Vaccinations are back in the spotlight with the government’s continued roll-out of COVID-19 vaccines, and the release of the yearly influenza vaccine. There has been a rise in cases where employees have refused to be vaccinated due to various reasons. These cases have mostly occurred in the care sector, where employees are working with immunocompromised people.
The Fair Work Commission has dealt with a number of matters, with several decisions that have concluded that it is lawful to dismiss an employee who is not vaccinated and who refuses to become vaccinated. This is under the basis that employers have broad powers in directing tasks to employees provided they are ‘lawful and reasonable’. However, as with any area of law, nothing is ever straightforward, as evidenced by the cases below.
Also, of relevance is that the federal government has recently made it mandatory for aged care workers to receive a COVID-19 vaccine. Whilst this does not diminish the importance of the following cases, especially in relation to other vaccines and the issue of mandatory vaccines as a whole, it is worthwhile to consider the latest changes implemented by the federal government.
1. Barber v Goodstart Early Learning  FWC 2156
The case that brought vaccinations into the realm of employment law and unfair dismissal, Barber v Goodstart Early Learning  FWC 2156, involved an employee’s refusal to be vaccinated despite the existence of a organisational policy-making influenza vaccines mandatory (unless the employee had a medical condition rendering it unsafe for them to be vaccinated). It had been noted that the applicant refused to be vaccinated on the basis she had claimed to have had a previous allergic reaction to a flu vaccine, however it was determined that there was insufficient evidence to prove that. It is noted that it was reasonable to dismiss the employee due to their involvement with vulnerable groups, in which safety and quality care are of utmost importance.
Whilst the Fair Work Commission noted that being vaccinated is not an ‘inherent requirement’ for the role to be performed, it is an avenue in upholding a requirement of duty of care. However, the Fair Work Commission made it clear that if the employee worked in another role or another industry, there may be a case for unfair dismissal.
2. Jennifer Kimber v Sapphire Coast Community Aged Care Ltd  FWC 1818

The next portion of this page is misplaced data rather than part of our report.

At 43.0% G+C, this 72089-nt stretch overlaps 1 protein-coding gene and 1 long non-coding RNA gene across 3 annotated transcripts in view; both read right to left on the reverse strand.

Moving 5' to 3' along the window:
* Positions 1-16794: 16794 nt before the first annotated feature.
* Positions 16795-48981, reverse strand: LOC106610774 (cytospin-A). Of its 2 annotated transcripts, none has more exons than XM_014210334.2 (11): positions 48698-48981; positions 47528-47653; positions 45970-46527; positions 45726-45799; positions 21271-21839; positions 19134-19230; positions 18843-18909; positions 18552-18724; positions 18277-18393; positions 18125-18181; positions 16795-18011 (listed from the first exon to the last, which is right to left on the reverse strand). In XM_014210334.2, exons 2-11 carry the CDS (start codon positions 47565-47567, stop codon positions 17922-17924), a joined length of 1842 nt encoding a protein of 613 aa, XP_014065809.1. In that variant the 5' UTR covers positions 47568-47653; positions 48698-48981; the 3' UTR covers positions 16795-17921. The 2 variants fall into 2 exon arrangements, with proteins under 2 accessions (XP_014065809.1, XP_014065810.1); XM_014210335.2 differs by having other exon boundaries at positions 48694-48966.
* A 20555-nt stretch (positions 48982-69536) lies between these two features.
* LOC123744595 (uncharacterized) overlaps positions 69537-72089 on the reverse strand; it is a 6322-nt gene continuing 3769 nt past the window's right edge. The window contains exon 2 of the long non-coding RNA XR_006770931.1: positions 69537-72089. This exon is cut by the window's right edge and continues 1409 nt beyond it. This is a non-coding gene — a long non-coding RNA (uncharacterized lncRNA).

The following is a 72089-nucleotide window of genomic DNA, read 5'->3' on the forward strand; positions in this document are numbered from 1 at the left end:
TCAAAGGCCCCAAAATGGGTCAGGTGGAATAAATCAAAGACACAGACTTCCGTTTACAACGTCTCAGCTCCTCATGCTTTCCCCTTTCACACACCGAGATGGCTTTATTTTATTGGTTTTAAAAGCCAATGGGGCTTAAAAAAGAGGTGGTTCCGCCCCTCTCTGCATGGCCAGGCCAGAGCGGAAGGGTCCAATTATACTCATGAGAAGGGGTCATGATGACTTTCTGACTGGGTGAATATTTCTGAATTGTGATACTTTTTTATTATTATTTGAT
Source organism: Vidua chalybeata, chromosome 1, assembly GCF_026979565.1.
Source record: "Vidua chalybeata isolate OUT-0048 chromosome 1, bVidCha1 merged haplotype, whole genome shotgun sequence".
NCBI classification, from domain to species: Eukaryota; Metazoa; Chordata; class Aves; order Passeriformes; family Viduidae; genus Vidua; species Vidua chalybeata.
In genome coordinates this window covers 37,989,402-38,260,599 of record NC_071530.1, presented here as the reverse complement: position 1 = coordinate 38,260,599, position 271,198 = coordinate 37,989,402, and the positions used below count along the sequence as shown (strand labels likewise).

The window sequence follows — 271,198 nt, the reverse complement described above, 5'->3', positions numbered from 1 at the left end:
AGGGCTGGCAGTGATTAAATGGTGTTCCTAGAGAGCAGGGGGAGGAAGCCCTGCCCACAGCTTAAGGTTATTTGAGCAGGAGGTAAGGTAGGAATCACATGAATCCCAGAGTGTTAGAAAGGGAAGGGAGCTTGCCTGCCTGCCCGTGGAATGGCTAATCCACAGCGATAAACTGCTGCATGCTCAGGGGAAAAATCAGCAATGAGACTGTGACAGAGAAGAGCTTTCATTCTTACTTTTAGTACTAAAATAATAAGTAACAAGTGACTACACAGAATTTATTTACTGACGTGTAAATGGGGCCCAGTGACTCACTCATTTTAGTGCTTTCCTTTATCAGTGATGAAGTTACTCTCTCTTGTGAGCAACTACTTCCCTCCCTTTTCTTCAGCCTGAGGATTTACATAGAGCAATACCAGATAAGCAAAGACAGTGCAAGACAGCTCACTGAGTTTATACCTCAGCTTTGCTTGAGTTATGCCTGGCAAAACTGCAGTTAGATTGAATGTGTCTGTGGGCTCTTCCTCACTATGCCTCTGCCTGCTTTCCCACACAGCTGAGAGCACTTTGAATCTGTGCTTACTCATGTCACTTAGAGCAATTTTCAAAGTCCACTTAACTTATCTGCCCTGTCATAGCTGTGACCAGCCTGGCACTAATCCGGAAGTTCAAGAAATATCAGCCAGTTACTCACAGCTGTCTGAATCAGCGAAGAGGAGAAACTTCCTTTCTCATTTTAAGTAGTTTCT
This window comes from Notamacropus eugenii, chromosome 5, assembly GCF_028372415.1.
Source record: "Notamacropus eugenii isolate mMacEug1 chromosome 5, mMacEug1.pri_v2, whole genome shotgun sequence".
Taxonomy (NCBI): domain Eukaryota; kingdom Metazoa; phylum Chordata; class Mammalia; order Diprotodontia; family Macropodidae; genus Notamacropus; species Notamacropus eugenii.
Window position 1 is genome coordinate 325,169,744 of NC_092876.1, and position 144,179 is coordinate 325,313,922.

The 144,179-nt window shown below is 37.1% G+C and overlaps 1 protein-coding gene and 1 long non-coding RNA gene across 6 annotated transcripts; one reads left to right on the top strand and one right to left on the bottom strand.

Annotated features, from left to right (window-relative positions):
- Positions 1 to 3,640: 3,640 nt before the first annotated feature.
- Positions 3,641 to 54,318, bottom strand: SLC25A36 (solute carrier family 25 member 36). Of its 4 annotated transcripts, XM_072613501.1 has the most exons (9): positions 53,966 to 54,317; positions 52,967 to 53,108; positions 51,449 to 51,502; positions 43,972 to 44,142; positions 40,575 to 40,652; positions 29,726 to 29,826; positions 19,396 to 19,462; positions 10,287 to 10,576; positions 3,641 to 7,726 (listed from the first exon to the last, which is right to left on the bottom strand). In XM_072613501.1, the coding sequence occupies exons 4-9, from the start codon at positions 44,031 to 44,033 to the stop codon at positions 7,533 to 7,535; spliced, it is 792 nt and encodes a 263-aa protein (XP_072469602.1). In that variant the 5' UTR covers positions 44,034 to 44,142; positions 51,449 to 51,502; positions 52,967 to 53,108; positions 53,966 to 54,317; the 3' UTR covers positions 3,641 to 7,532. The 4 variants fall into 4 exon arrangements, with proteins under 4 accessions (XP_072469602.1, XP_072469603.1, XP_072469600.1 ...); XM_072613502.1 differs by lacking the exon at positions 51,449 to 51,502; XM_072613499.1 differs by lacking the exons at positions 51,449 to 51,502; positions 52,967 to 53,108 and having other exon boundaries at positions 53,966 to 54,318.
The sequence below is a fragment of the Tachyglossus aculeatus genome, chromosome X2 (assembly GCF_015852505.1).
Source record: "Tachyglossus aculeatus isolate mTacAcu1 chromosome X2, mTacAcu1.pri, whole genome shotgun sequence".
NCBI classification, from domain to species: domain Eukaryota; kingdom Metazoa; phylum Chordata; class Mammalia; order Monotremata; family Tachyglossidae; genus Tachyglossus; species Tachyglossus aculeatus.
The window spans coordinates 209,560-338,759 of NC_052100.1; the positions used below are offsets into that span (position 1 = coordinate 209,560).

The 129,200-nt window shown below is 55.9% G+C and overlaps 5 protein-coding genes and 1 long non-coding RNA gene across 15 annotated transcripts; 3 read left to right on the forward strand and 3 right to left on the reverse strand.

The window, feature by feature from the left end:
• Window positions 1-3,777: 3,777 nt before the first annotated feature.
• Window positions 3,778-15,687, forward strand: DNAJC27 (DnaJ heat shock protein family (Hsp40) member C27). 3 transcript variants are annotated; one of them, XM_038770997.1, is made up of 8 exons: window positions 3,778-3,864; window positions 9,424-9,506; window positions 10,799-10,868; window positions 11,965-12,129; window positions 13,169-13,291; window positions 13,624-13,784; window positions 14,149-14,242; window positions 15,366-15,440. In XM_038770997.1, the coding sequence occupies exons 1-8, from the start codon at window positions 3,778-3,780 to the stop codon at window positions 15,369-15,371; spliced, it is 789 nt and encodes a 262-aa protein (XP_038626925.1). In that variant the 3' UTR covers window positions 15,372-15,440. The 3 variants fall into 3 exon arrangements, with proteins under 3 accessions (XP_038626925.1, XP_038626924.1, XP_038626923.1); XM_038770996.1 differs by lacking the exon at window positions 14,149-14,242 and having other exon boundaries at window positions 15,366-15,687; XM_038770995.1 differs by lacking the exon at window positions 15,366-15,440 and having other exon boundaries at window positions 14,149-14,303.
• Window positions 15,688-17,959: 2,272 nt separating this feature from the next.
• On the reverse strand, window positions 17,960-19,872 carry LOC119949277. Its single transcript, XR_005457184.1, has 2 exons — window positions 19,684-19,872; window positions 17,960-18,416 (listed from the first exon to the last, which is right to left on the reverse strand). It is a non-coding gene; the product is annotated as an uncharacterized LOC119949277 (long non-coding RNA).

Not long after the ‘Barber’ decision, vaccination reared its head in the case of Kimber v Sapphire Coast Community Aged Care Ltd  FWC 1818. Kimber was a receptionist at an aged care facility at the time that a public health order (PHO) was released, which prohibited people from entering aged care facilities without an up-to-date vaccine. As a result of the PHO, Sapphire Coast implemented a policy making vaccines mandatory with medical exemptions. Kimber refused to be vaccinated on the grounds that she suffered an allergic reaction when she had a vaccine years earlier. She provided numerous medical certificates although none of them were recent, and was stood down by Sapphire Coast on the basis that it was not a sufficient exemption in accordance with the PHO, hence failing to follow a direction to have the vaccine.
Furthermore, the Fair Work Commission noted that whilst Kimber wasn’t directed by Sapphire Coast to have the flu vaccine, such direction would’ve been lawful and reasonable in light of the PHO.
3. Maria Corazon Glover v Ozcare  FWC 2989
A month after the decision of Kimber, vaccination again became a hot topic for the Fair Work Commission as highlighted in the case of Maria Corazon Glover v Ozcare  FWC 2989. Glover worked as a community care assistant with elderly clients. Ozcare amended its policy regarding vaccination to make it mandatory for all workers, with no exemptions. This amendment was in response to the government health directive at the time, which whilst did not apply to the nature of Glover’s work as a community care assistant, the rationale behind the directive meant it applied to such workers in order to ensure the safety of the elderly. Glover refused the vaccine on the basis she was anaphylactic to it, having claimed she had experienced a vaccine reaction over 50 years prior, which led to her dismissal.
The Fair Work Commission ruled that Ozcare had a ‘lawful and reasonable’ directive to ensure all care workers who interact with their elderly clients are vaccinated, due to them being more at risk. It was noted that such directives being reasonable are dependent on the nature of the business, ruling that it is reasonable in the aged care industry for an employer to adopt such measures to protect their clients and employees against health risks.
If there is a policy allowing medical exemptions against vaccines, the employer is required to determine whether an exemption is valid based on the medical opinion of the employee’s doctors
Mandatory vaccinations are not an ‘inherent requirement’ but this is dependent on the nature of the role and industry, as well as relevant health orders or other laws.
If you require support or advice in relation to vaccinations and refusal from employees, reach out at firstname.lastname@example.org or give us a call on 0407 863 017.